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Toxoplasmosis

Toxoplasmosis is a disease caused by a common parasite called Toxoplasma gondii, which can infect all mammal and bird species and is found throughout the world. Nearly all warm blooded animals can be infected with toxoplasma but cannot pass on the infection unless they enter the foodchain. It has been estimated that up to one billion of the world's human population has become infected with the parasite.

Most healthy people, who acquire toxoplasma infection do not experience any symptoms, however about 10-15% of people may develop a mild flu-like or glandular fever-like illness. The parasite can form microscopic cysts throughout the body where they remain for many years or decades. These cysts are believed not to pose any risk to people with healthy immune systems. There is some research suggesting possible links between toxoplasma infection and behavioural changes in mammalian hosts, including humans. However, there is insufficient evidence to draw any firm conclusions at this time.

Symptoms include blurred vision, and 'floaters' (dark spots that pass across your field of vision and move as you move your eye, they may look like clouds, spots, wavy lines or other shapes).

The parasite that causes toxoplasmosis can be found in the faeces of infected cats, and in the meat of infected animals.

Humans are infected with T. gondii by four major routes:
Swallowing water, food or soil contaminated with the faeces of infected cats
Transmission from a newly infected mother to the foetus
Swallowing or handling undercooked or raw meat (mainly pork or lamb) that contains the tissue cyst form of the parasite
Receiving organ transplants or, very rarely, blood products from donors very recently infected with toxoplasmosis
Other than from mother to foetus, direct human to human transmission has not been reported.

Toxoplasmosis is a disease caused by a common parasite called Toxoplasma gondii, which can infect all mammal and bird species and is found throughout the world. Nearly all warm blooded animals can be infected with toxoplasma but cannot pass on the infection unless they enter the foodchain. It has been estimated that up to one billion of the world's human population has become infected with the parasite.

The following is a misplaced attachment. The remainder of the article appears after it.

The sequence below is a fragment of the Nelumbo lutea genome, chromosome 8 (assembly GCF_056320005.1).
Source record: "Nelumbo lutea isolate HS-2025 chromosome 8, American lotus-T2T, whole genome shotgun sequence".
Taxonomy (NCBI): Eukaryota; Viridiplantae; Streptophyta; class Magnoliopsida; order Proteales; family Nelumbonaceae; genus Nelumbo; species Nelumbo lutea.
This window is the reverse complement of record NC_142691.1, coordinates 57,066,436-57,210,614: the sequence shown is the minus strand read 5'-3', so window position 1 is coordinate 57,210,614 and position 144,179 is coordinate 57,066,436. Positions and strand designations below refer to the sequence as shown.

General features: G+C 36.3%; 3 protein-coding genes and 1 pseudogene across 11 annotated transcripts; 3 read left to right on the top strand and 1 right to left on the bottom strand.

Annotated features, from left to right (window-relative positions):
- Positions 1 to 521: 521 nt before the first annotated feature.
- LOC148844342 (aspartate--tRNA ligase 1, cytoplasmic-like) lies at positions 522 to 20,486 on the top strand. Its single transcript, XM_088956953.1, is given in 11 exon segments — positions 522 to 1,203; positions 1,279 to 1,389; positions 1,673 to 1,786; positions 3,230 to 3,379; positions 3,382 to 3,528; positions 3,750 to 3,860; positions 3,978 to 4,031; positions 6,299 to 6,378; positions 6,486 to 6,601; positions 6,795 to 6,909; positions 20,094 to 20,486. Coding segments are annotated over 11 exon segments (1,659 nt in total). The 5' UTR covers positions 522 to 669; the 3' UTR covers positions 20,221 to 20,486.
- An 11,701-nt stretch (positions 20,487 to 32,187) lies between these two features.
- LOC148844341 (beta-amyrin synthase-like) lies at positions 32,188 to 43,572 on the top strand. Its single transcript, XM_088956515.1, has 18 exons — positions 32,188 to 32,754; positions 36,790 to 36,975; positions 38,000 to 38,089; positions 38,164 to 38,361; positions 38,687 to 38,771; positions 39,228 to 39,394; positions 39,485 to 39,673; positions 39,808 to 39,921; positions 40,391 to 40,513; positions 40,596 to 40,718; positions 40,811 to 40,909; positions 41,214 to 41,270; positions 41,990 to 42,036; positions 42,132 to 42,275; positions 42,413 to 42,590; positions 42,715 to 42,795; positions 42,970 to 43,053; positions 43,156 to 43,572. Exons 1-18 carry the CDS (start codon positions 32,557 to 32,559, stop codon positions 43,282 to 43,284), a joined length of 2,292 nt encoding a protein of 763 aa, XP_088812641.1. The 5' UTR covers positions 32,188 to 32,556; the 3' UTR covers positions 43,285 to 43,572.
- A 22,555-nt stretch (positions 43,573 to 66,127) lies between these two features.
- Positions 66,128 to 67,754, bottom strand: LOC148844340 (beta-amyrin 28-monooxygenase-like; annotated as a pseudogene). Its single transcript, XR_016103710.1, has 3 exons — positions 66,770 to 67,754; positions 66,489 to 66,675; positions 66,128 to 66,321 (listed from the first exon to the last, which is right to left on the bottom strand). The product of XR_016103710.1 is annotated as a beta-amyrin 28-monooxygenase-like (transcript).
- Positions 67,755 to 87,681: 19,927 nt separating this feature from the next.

Most healthy people, who acquire toxoplasma infection do not experience any symptoms, however about 10-15% of people may develop a mild flu-like or glandular fever-like illness. The parasite can form microscopic cysts throughout the body where they remain for many years or decades. These cysts are believed not to pose any risk to people with healthy immune systems. There is some research suggesting possible links between toxoplasma infection and behavioural changes in mammalian hosts, including humans. However, there is insufficient evidence to draw any firm conclusions at this time.

Symptoms include blurred vision, and 'floaters' (dark spots that pass across your field of vision and move as you move your eye, they may look like clouds, spots, wavy lines or other shapes).

The parasite that causes toxoplasmosis can be found in the faeces of infected cats, and in the meat of infected animals.

Humans are infected with T. gondii by four major routes:
Swallowing water, food or soil contaminated with the faeces of infected cats
Transmission from a newly infected mother to the foetus
Swallowing or handling undercooked or raw meat (mainly pork or lamb) that contains the tissue cyst form of the parasite
Receiving organ transplants or, very rarely, blood products from donors very recently infected with toxoplasmosis
Other than from mother to foetus, direct human to human transmission has not been reported.

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